Edison gives mandate to examine E.ON assets in Italy - sources

MILAN, April 11 Fri Apr 11, 2014 7:38am EDT

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MILAN, April 11 (Reuters) - Italian energy group Edison has mandated Lazard and Mediobanca to examine the assets Germany's E.ON is seeking to sell in Italy, three financial sources close to the matter said.

"Things are still in a very preliminary phase and still quite a way from any operational process, but there is a mandate to look at it all," one of the sources said on Friday.

E.ON, burdened by more than 30 billion euros ($42 billion) in net debt, is looking to sell assets as it grapples with the impact of a massive expansion of renewable energy capacity, falling wholesale prices and tepid energy demand in Europe.

Sources told Reuters last November E.ON had started preparations for the sale of its Italian business as part of its bid to pull out of weak energy markets in southern Europe. They said Goldman Sachs was the advisor.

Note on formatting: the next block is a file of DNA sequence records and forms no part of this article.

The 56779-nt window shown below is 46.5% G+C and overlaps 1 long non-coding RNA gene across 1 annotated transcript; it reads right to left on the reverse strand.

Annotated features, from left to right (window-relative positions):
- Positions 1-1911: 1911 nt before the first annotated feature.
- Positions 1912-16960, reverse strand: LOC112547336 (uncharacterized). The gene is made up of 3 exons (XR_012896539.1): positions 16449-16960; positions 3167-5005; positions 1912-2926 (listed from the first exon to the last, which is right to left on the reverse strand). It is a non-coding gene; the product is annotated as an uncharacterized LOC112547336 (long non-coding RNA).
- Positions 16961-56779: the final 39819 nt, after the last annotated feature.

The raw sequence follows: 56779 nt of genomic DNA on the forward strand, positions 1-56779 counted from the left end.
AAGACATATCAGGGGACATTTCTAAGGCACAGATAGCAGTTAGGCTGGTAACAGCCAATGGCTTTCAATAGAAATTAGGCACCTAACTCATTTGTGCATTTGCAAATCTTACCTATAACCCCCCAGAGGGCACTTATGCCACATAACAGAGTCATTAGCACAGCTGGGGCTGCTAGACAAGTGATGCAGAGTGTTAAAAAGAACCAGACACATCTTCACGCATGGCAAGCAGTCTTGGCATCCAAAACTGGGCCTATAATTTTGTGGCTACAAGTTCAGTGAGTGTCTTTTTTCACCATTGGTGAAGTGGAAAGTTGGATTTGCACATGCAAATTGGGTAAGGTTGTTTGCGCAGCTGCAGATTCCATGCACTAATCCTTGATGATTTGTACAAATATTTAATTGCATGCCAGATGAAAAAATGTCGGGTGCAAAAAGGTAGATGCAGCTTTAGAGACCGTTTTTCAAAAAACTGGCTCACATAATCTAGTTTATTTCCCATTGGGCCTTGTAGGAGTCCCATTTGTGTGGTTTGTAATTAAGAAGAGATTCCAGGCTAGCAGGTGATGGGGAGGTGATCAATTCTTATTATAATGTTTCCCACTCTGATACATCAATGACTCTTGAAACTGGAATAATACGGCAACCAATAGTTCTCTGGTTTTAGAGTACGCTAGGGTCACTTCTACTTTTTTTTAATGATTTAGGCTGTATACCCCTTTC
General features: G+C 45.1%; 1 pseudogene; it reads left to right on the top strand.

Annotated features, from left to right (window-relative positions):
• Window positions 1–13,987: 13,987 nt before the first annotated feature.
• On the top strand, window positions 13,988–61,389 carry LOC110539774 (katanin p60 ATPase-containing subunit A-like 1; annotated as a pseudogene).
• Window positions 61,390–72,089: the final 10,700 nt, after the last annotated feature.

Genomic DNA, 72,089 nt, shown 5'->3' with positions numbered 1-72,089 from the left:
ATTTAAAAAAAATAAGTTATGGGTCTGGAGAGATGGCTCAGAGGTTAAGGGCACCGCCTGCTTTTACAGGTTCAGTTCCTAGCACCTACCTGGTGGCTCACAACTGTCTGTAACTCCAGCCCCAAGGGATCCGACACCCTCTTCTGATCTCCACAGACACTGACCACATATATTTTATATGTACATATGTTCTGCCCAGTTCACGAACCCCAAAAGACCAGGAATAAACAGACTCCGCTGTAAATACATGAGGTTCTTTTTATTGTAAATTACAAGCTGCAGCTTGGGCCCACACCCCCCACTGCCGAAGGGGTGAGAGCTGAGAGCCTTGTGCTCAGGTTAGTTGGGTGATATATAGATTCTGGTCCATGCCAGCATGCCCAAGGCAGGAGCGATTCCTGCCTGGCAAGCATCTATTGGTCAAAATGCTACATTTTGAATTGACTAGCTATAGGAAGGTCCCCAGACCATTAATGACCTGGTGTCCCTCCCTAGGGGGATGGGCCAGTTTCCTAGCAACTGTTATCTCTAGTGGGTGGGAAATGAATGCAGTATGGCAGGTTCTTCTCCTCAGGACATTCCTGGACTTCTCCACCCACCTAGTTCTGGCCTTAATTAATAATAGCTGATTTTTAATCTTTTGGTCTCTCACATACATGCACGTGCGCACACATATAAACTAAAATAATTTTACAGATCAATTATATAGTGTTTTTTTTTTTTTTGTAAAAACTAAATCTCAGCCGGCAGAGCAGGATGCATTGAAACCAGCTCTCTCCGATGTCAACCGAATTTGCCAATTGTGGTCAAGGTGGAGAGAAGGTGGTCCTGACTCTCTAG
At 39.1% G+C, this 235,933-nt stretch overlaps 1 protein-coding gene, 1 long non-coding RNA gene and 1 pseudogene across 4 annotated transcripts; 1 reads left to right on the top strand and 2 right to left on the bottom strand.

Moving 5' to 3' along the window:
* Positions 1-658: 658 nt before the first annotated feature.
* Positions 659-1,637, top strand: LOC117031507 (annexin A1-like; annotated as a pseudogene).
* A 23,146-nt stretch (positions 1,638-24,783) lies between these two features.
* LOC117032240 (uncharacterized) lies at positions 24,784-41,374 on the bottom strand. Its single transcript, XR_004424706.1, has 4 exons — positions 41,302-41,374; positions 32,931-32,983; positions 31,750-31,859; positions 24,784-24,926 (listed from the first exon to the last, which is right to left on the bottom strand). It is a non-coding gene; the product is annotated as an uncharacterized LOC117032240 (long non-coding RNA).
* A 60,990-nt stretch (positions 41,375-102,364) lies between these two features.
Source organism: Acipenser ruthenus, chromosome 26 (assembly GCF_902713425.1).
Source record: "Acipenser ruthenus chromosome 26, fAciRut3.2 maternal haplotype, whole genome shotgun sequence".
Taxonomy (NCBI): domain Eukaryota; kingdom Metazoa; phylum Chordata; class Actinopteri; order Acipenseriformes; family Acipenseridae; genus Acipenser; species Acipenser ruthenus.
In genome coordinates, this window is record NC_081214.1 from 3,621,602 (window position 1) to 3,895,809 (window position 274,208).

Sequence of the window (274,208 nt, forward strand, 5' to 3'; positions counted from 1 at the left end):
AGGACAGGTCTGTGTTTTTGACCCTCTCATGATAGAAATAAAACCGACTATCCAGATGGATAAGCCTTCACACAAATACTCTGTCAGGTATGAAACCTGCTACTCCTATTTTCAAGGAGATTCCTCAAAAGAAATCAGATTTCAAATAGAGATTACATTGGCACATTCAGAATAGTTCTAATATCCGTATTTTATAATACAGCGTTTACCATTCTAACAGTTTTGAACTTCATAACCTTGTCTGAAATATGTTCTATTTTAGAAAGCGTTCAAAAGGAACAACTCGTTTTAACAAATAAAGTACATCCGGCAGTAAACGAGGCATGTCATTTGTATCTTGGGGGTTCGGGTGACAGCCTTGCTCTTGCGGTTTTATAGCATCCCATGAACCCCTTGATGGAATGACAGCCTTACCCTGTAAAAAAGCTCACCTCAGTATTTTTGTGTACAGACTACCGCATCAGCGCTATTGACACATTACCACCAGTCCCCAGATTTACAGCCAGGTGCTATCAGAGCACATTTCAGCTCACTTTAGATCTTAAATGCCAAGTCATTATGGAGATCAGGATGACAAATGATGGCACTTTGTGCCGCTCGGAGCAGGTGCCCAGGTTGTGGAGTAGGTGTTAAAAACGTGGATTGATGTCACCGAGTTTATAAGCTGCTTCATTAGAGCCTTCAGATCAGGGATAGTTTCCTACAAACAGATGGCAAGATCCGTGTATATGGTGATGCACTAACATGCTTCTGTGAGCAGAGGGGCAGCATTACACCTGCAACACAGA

But earlier this year people familiar with the matter said the sale faced a delay, blaming a depressed climate for power assets in Europe.

E.ON was initially seeking to sign contracts on the sale, which could fetch about 3 billion euros ($4 billion), in the second quarter, a document seen by Reuters showed.

In April people familiar with the matter said the German utility had hired Citi to advise it on the sale of its assets in Spain.

"They have opened the data room (for the Italian assets) but Edison so far is the only group that has shown any serious interest. E.ON would like to sell the assets all together," a second source said. Edison is owned by EDF of France.

In December Edison Chief Executive Bruno Lescoeur said the Italian assets E.ON is seeking to sell were attractive.

E.ON has around 6 gigawatts of generation capacity in Italy, more than half of which is gas-fired. It also has a stake in a liquefied natural gas terminal off the coast of Tuscany.

Edison, Lazard and Mediobanca declined to comment.

E.ON said it did not comment on market rumours. ($1 = 0.7204 Euros) (Additional reporting by Giancarlo Navach; Editing by David Holmes)

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